• saxnviolins on May 29, 2008 at 1:12 am

    Sorry. I meant alongside the power lines, on the transmission towers.

    • Bencard on May 29, 2008 at 2:25 am

    vic, me worry? why? are you, like your friend cvj, sure that i use marijuana? if so, i’m truly surprised because i believe presumptuousness is not one of your vices.

    • supremo on May 29, 2008 at 2:32 am

    WiMax on the electric meter is great news. This is like a Swiss knife. I can bring down my electricity consumption, get a wider internet coverage and better cell phone connection all at the same time. Imagine if MERALCO and other utilities bring this device to the Philippines and installs them in public schools and government buildings. No need for NBN and CyberEd.

    • grd on May 29, 2008 at 3:57 am

    I am not so convinced about the actual competitive spirit of our big businessmen. it seems to me that if you have one biog player and let in two smaller players, for example, all three will find a way to end up cozily co-existing without really vigorously competing, they will form a cartel where there was once a monopoly.

    mlq3, i thought breaking up of pldt’s monopoly on telecom was a success. who knows, it might work as well with the energy sector. so why not go for open access? why not support it if it will benefit the public? of course it’s bad for the shareholders of meralco.

    • vic on May 29, 2008 at 4:27 am

    bencard, i never presume anything on anyone, as i said the destination of grow-ops in Canada is mostly to the U.S. and I stand by that. whether you or anyone is a user is not my concern at all, and it was you who Presumed and alluded that cjv alluded that Everyone in the U.S. are marijuana users, which was father from the truth, which I also said that not one member of my family living there, and there are many, is a user…but if you are a user, enjoy it, but it is still maybe a felony over there so just be careful..whereas I could always get a prescription from my doc….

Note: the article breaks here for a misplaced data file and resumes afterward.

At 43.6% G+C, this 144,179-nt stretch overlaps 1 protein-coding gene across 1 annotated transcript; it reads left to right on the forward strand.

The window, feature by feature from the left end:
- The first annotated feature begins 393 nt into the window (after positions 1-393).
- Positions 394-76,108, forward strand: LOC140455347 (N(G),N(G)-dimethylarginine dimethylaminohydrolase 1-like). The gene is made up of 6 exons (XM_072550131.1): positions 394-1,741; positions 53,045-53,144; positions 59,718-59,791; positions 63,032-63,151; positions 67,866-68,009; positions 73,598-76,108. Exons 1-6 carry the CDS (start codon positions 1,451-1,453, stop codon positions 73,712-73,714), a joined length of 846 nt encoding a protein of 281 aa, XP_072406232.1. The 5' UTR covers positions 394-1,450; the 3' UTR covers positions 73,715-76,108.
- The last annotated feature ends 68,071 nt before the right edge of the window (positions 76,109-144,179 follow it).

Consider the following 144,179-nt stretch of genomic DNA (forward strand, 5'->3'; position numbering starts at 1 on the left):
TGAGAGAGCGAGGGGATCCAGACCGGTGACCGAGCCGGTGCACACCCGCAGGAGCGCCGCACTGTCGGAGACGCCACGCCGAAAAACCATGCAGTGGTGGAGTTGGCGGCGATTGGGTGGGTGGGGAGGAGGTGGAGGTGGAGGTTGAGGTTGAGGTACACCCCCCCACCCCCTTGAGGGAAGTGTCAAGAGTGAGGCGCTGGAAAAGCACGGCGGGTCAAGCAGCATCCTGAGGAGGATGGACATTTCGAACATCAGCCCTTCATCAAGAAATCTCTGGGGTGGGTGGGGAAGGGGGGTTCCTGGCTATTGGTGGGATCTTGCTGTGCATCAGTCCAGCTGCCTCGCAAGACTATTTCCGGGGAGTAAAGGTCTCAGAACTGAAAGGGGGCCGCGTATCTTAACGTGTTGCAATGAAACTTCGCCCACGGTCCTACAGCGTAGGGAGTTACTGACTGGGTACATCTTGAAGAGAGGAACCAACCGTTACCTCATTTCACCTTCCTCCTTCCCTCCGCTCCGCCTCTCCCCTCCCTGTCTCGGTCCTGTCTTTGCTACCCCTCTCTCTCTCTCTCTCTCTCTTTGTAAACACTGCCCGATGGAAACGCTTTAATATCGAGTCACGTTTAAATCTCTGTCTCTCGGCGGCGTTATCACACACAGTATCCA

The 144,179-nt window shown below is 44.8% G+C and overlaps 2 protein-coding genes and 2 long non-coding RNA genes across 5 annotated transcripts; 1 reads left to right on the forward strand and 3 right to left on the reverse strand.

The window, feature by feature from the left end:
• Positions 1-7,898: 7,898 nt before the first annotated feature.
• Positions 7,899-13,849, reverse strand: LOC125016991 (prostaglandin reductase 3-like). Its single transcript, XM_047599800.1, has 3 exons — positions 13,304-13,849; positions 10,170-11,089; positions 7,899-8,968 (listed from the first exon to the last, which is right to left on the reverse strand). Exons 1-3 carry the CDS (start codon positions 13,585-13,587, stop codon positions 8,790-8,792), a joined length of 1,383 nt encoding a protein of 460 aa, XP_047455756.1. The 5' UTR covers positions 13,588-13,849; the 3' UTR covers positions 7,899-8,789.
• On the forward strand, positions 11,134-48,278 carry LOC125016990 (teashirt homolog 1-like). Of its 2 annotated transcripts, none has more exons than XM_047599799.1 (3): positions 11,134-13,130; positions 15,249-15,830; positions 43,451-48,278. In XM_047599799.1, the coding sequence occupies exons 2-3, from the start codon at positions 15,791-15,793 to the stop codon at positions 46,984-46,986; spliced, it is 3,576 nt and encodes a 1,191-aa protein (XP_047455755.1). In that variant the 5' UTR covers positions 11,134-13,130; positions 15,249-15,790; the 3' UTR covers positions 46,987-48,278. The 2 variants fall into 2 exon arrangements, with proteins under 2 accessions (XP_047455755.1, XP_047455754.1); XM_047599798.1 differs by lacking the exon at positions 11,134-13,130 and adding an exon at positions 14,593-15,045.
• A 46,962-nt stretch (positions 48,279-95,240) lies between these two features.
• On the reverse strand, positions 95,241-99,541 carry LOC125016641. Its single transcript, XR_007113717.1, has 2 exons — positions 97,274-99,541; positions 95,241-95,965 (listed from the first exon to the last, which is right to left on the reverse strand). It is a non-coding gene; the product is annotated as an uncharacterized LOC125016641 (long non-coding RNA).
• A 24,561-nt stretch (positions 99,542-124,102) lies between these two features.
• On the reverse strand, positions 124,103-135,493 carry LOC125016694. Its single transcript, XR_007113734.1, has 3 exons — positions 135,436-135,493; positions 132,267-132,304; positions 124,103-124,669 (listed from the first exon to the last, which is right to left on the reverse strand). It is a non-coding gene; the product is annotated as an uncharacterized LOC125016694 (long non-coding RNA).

• Bencard on May 29, 2008 at 5:09 am

    vic, not to belabor on this nonesense but check out cvj’s @ 2:28 pm in response to yours at 2:06 and 12:46 above. you see, i was not “presuming”. i was deducing.

    • nash on May 29, 2008 at 5:27 am

    “he represents a major stockholder”…..bencard

    sadly for the real shareholders (gsis members), winston garcia is JUST a political concession/appointee and a MEDIOCRE manager. maybe we should lump him with the other gma morons like siraulo gonzalez and mike defensor who score lots of pogi points…

    • vic on May 29, 2008 at 5:36 am

    Vic, i just had a weird discussion with one of the customers yesterday…something about 300 Spartans vs. 1 Million Muslims, that must be pretty potent stuff they’re cultivating.

    If your referring to this comment, yes, I enjoyed your discussions about the 300 Spartans and the Persians, but that was between you and cjv and whatever anyone makeout of my comments as long as I believe Im not misleading anyone as to its contents, then as I said it is up to our Host to say if it is out of line.

  10. KG,
    Wrongly attributing statements to someone that inevitably leads to an erratic conclusion then wiggling out of the ugly spot and back to his/her comfort zone by presumptuously declaring “you’re not in my league” is the refuge of disdainful bigots and narrow-minded crackpots, however highly-educated they seem to be.

    UPn,
    Ditto my reply to KG.

    saxnviolins/supremo,
    As I have blogged in the past per my comments here in manolo’s or at Ellen’s, Uniffors’, DJB’s etc., including my own entries (sorry, manolo, for the self-promotion) the lutong-makaw TRANSCO auction (re: La Costa’s pre-announced $6B bid and disqualification and the Mafia’s winning $3.95B bid) as complementary to NBN-ZTE; then side by side with their growing influence on new oil exploration deals, and now, the threats to both power distributors (Meralco’s franchise area breakup)and telecoms carriers (free text in perpetuity) is all but one ochestrated nefarious job-in-process to consolidate the energy, oil and telecoms industries under one economic-political syndicate.